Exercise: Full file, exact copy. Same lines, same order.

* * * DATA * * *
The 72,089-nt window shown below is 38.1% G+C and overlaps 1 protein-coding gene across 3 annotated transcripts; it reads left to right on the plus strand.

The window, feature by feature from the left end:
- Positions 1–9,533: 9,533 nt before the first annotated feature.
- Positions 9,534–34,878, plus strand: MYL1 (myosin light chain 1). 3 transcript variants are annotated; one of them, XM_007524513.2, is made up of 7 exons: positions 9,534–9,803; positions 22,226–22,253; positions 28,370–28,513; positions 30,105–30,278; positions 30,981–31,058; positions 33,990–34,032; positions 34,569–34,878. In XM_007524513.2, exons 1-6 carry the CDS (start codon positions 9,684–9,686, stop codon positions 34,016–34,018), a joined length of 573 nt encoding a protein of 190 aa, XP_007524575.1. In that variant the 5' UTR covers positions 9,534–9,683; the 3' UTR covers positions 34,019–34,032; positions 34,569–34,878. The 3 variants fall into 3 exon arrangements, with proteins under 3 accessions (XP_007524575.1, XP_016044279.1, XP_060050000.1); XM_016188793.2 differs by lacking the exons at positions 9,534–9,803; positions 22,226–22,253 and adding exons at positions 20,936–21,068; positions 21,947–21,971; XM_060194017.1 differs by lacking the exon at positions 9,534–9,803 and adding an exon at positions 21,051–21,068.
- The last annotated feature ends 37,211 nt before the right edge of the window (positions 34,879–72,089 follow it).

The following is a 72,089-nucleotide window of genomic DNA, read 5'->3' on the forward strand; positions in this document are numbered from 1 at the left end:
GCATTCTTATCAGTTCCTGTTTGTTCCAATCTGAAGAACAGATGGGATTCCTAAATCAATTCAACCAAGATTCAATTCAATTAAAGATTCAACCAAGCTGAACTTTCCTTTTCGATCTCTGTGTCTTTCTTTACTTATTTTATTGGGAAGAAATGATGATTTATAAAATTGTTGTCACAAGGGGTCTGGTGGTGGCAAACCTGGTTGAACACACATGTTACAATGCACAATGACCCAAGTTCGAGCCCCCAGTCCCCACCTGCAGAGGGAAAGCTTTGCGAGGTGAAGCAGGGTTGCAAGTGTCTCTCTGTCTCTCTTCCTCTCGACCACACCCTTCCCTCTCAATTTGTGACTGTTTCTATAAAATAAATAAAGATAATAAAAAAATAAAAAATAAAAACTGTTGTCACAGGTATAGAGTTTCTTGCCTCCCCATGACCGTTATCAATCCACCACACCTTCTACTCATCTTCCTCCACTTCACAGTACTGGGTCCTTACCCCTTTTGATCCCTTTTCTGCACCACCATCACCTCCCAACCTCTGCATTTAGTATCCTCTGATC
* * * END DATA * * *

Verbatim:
The 72,089-nt window shown below is 38.1% G+C and overlaps 1 protein-coding gene across 3 annotated transcripts; it reads left to right on the plus strand.

The window, feature by feature from the left end:
- Positions 1–9,533: 9,533 nt before the first annotated feature.
- Positions 9,534–34,878, plus strand: MYL1 (myosin light chain 1). 3 transcript variants are annotated; one of them, XM_007524513.2, is made up of 7 exons: positions 9,534–9,803; positions 22,226–22,253; positions 28,370–28,513; positions 30,105–30,278; positions 30,981–31,058; positions 33,990–34,032; positions 34,569–34,878. In XM_007524513.2, exons 1-6 carry the CDS (start codon positions 9,684–9,686, stop codon positions 34,016–34,018), a joined length of 573 nt encoding a protein of 190 aa, XP_007524575.1. In that variant the 5' UTR covers positions 9,534–9,683; the 3' UTR covers positions 34,019–34,032; positions 34,569–34,878. The 3 variants fall into 3 exon arrangements, with proteins under 3 accessions (XP_007524575.1, XP_016044279.1, XP_060050000.1); XM_016188793.2 differs by lacking the exons at positions 9,534–9,803; positions 22,226–22,253 and adding exons at positions 20,936–21,068; positions 21,947–21,971; XM_060194017.1 differs by lacking the exon at positions 9,534–9,803 and adding an exon at positions 21,051–21,068.
- The last annotated feature ends 37,211 nt before the right edge of the window (positions 34,879–72,089 follow it).

The following is a 72,089-nucleotide window of genomic DNA, read 5'->3' on the forward strand; positions in this document are numbered from 1 at the left end:
GCATTCTTATCAGTTCCTGTTTGTTCCAATCTGAAGAACAGATGGGATTCCTAAATCAATTCAACCAAGATTCAATTCAATTAAAGATTCAACCAAGCTGAACTTTCCTTTTCGATCTCTGTGTCTTTCTTTACTTATTTTATTGGGAAGAAATGATGATTTATAAAATTGTTGTCACAAGGGGTCTGGTGGTGGCAAACCTGGTTGAACACACATGTTACAATGCACAATGACCCAAGTTCGAGCCCCCAGTCCCCACCTGCAGAGGGAAAGCTTTGCGAGGTGAAGCAGGGTTGCAAGTGTCTCTCTGTCTCTCTTCCTCTCGACCACACCCTTCCCTCTCAATTTGTGACTGTTTCTATAAAATAAATAAAGATAATAAAAAAATAAAAAATAAAAACTGTTGTCACAGGTATAGAGTTTCTTGCCTCCCCATGACCGTTATCAATCCACCACACCTTCTACTCATCTTCCTCCACTTCACAGTACTGGGTCCTTACCCCTTTTGATCCCTTTTCTGCACCACCATCACCTCCCAACCTCTGCATTTAGTATCCTCTGATC